For what it is worth, the Woodmaster brand sanders use a 6 inch steel drum, they use the velcro sandpaper and the drums turn at 750 rpm, which they say is what 3M recommends for the sandpaper.

Wish I could afford one of theirs, they look quite solidly built.

I want to make one about 18 inches wide.  My concern here is the power.  I hope to use a 1.5 hp 1725 rpm motor, on 220v.

I also find these to be fairly expensive new, like $185 with shipping, I think eBay may have to be the answer.  I do have some motors that I left at a friends shop about 17 years ago, he still has them and more, told me to come on over, so I hope there is something there I can use.

If you have to buy a motor for almost $200, and add all the other stuff, it makes the Jet/Performax 10-20inch model look pretty affordable.

I downloaded the plan from Shopnotes and it is pretty nice.  I do agree the conveyor looks like it could wind up taking longer to build and adjust than the rest of the sander.  I am thinking of a conveyance board, like a board that is flat and has a wide sanding belt of about 80 grit fitted around it, that rides on rails on the side of the table for instrument tops, you could even have a long handle on the back side and set it in place walk around and just pull it through.  The table could be used without it for longer pieces.

I am not planning to build this for a while, just looking at the feasibility.  Maybe someone will have the jet sander on sale. :D

I did buy an aluminum tube, 4" ID, 4.5" OD from someone on eBay.  I have a lathe so I can make some trued discs to go into the tube.  I also like the idea of the velcro paper, makes it easier to change the grit quickly and it keeps the paper cooler, which will make it last longer.

Title: Re: Thickness Sander Plans
Post by Murray on May 7th, 2007 at 5:25pm
I built a thickness sander using the plans from Moritz Designs.  It cost me around $300.00 to make it but it works great!  I can sand a set of tops, backs and sides to the thickness I want in about an hour, compared to hours by hand.  The thickness is consistent and I haven't cracked a side while bending since.  It's 22" wide so I can sand guitar tops and backs with it.  I made the drum out of poplar disks and trued it up with a piece or 60 grit floor sanding paper nailed to a 2 X 4.  I used a 1 1/2 hp motor that I bought from Harbor Freight for a round $125.00, that spins at 3200 rpm.  It works great!  :)

Title: Re: Thickness Sander Plans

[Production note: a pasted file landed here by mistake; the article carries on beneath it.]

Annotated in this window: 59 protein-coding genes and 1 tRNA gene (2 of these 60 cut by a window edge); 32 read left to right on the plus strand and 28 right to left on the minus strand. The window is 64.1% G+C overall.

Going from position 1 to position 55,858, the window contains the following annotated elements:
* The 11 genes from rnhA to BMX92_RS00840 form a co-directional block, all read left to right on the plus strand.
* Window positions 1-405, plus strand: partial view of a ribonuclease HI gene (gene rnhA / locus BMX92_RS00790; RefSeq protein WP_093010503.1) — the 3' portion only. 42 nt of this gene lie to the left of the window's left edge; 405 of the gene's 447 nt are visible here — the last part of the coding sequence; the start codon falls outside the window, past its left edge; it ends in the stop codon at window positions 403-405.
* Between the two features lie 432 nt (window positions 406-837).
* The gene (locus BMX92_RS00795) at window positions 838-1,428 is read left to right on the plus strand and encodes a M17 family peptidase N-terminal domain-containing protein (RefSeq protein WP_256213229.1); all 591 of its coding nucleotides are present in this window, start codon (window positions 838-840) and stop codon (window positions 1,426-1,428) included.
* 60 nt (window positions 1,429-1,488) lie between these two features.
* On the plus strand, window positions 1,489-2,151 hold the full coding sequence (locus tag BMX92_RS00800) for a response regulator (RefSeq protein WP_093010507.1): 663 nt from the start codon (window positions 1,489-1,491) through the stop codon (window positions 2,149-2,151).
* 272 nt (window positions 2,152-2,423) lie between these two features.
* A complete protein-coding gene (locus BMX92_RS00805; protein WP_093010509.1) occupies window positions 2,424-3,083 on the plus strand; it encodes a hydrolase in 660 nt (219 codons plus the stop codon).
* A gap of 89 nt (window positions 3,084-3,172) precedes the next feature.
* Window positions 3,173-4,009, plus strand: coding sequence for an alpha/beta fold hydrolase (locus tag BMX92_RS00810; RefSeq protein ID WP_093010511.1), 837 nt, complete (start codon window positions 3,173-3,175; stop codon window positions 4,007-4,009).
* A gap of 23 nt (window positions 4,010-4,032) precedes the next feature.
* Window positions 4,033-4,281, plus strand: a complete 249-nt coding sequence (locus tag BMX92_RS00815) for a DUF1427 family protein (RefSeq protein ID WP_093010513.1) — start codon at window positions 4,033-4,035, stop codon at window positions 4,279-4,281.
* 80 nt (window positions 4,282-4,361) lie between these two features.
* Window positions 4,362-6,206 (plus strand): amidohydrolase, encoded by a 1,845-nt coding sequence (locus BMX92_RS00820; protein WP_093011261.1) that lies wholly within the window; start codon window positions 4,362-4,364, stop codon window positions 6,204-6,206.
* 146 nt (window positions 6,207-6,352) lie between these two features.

Post by Don_Orgeman on May 9th, 2007 at 4:06am
About drum speed:

Just read an ad for the Performax 16-32 Plus Drum Sander.  It turns the 5 inch diameter drum at 1725 rpm by a direct drive to the motor.  This results in a travel speed for the sandpaper of about 27,000 inches per minute.  Since we are attempting to produce the same results as these machines, maybe this is a better target number to shoot for.  The good news is we can just switch out pulleys until we get the results we want.

I haven't given up on building my own sander yet, even though my wife offered to buy a Performax 10-20 for me.Has anyone out there used the Performax 10-20 for large guitar tops?  Does sanding the thin tops work well when the top is shitched and the top is sanded in two passes, or does the different direction of feed for the left/right half of the top show in the results?

Title: Re: Thickness Sander Plans
Post by konacat on May 9th, 2007 at 8:45am
Don,

A number of people at the Official Luthiers Forum use the Performax 10-20 and like it. If you go to the OLF forum and search " 10-20 " you can read a number of posting and they should clear up any questions you have. Yes, these are being used by guitar builders. It seems the big hints are keep your cuts small, keep your sand paper clean, and the more dust collection the better. This combination makes for the cleanest cuts and longer sand paper life.
http://www.luthiersforum.com/forum/default.asp

Good Luck

Philip

Title: Re: Thickness Sander Plans
Post by msrvfx on May 23rd, 2007 at 10:21am
Hello All,
Hi Ukeman and Dominator. Sorry to be missing for so long. Since my search for information last I built my own drum thickness sander. Posted info about it on MIMF website and got contacted by GuitarMaker Magazine to do a story.  Lots of pictures. Got a great five page article about the sander. It works like a champ with a lot of control. I believe it is considerably easier to build than one with a wood abrasive cylinder.